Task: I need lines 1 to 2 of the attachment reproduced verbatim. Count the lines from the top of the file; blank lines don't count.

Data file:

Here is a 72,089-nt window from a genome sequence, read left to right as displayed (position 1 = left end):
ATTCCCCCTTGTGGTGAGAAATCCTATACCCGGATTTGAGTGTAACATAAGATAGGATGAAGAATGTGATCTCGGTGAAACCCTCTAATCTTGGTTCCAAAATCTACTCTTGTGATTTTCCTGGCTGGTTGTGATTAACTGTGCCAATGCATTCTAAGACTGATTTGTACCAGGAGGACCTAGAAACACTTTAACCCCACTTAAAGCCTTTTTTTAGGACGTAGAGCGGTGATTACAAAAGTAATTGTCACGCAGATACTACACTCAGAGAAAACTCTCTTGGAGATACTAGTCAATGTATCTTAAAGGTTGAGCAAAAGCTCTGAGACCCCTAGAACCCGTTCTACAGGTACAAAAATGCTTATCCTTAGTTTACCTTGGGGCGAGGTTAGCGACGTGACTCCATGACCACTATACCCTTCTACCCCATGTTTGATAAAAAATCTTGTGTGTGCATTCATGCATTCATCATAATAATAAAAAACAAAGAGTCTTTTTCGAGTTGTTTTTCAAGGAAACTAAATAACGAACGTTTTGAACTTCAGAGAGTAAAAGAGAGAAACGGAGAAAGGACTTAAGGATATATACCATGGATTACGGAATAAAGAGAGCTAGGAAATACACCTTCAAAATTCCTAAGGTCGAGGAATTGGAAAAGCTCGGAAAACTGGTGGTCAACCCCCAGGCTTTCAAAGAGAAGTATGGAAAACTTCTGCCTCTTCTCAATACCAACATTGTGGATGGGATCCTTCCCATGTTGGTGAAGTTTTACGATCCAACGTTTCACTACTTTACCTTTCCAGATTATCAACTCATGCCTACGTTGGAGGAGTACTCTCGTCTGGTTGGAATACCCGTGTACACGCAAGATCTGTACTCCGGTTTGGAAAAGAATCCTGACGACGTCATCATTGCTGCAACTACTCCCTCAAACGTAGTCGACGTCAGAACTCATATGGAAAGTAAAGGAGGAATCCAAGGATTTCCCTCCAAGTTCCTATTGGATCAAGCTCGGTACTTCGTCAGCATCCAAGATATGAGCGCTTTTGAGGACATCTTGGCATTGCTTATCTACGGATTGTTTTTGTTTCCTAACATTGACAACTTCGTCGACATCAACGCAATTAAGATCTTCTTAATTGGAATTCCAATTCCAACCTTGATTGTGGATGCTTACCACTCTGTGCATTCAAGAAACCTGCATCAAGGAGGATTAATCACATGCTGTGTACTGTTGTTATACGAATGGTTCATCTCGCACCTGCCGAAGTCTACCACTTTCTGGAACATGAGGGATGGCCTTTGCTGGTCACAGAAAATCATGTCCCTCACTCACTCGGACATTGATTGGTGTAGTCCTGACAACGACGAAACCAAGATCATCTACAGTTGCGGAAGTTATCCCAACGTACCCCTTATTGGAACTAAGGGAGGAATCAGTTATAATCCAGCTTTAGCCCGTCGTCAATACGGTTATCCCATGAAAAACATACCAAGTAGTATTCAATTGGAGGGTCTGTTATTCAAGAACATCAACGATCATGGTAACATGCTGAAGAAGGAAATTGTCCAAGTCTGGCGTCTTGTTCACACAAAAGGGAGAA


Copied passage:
Here is a 72,089-nt window from a genome sequence, read left to right as displayed (position 1 = left end):
ATTCCCCCTTGTGGTGAGAAATCCTATACCCGGATTTGAGTGTAACATAAGATAGGATGAAGAATGTGATCTCGGTGAAACCCTCTAATCTTGGTTCCAAAATCTACTCTTGTGATTTTCCTGGCTGGTTGTGATTAACTGTGCCAATGCATTCTAAGACTGATTTGTACCAGGAGGACCTAGAAACACTTTAACCCCACTTAAAGCCTTTTTTTAGGACGTAGAGCGGTGATTACAAAAGTAATTGTCACGCAGATACTACACTCAGAGAAAACTCTCTTGGAGATACTAGTCAATGTATCTTAAAGGTTGAGCAAAAGCTCTGAGACCCCTAGAACCCGTTCTACAGGTACAAAAATGCTTATCCTTAGTTTACCTTGGGGCGAGGTTAGCGACGTGACTCCATGACCACTATACCCTTCTACCCCATGTTTGATAAAAAATCTTGTGTGTGCATTCATGCATTCATCATAATAATAAAAAACAAAGAGTCTTTTTCGAGTTGTTTTTCAAGGAAACTAAATAACGAACGTTTTGAACTTCAGAGAGTAAAAGAGAGAAACGGAGAAAGGACTTAAGGATATATACCATGGATTACGGAATAAAGAGAGCTAGGAAATACACCTTCAAAATTCCTAAGGTCGAGGAATTGGAAAAGCTCGGAAAACTGGTGGTCAACCCCCAGGCTTTCAAAGAGAAGTATGGAAAACTTCTGCCTCTTCTCAATACCAACATTGTGGATGGGATCCTTCCCATGTTGGTGAAGTTTTACGATCCAACGTTTCACTACTTTACCTTTCCAGATTATCAACTCATGCCTACGTTGGAGGAGTACTCTCGTCTGGTTGGAATACCCGTGTACACGCAAGATCTGTACTCCGGTTTGGAAAAGAATCCTGACGACGTCATCATTGCTGCAACTACTCCCTCAAACGTAGTCGACGTCAGAACTCATATGGAAAGTAAAGGAGGAATCCAAGGATTTCCCTCCAAGTTCCTATTGGATCAAGCTCGGTACTTCGTCAGCATCCAAGATATGAGCGCTTTTGAGGACATCTTGGCATTGCTTATCTACGGATTGTTTTTGTTTCCTAACATTGACAACTTCGTCGACATCAACGCAATTAAGATCTTCTTAATTGGAATTCCAATTCCAACCTTGATTGTGGATGCTTACCACTCTGTGCATTCAAGAAACCTGCATCAAGGAGGATTAATCACATGCTGTGTACTGTTGTTATACGAATGGTTCATCTCGCACCTGCCGAAGTCTACCACTTTCTGGAACATGAGGGATGGCCTTTGCTGGTCACAGAAAATCATGTCCCTCACTCACTCGGACATTGATTGGTGTAGTCCTGACAACGACGAAACCAAGATCATCTACAGTTGCGGAAGTTATCCCAACGTACCCCTTATTGGAACTAAGGGAGGAATCAGTTATAATCCAGCTTTAGCCCGTCGTCAATACGGTTATCCCATGAAAAACATACCAAGTAGTATTCAATTGGAGGGTCTGTTATTCAAGAACATCAACGATCATGGTAACATGCTGAAGAAGGAAATTGTCCAAGTCTGGCGTCTTGTTCACACAAAAGGGAGAA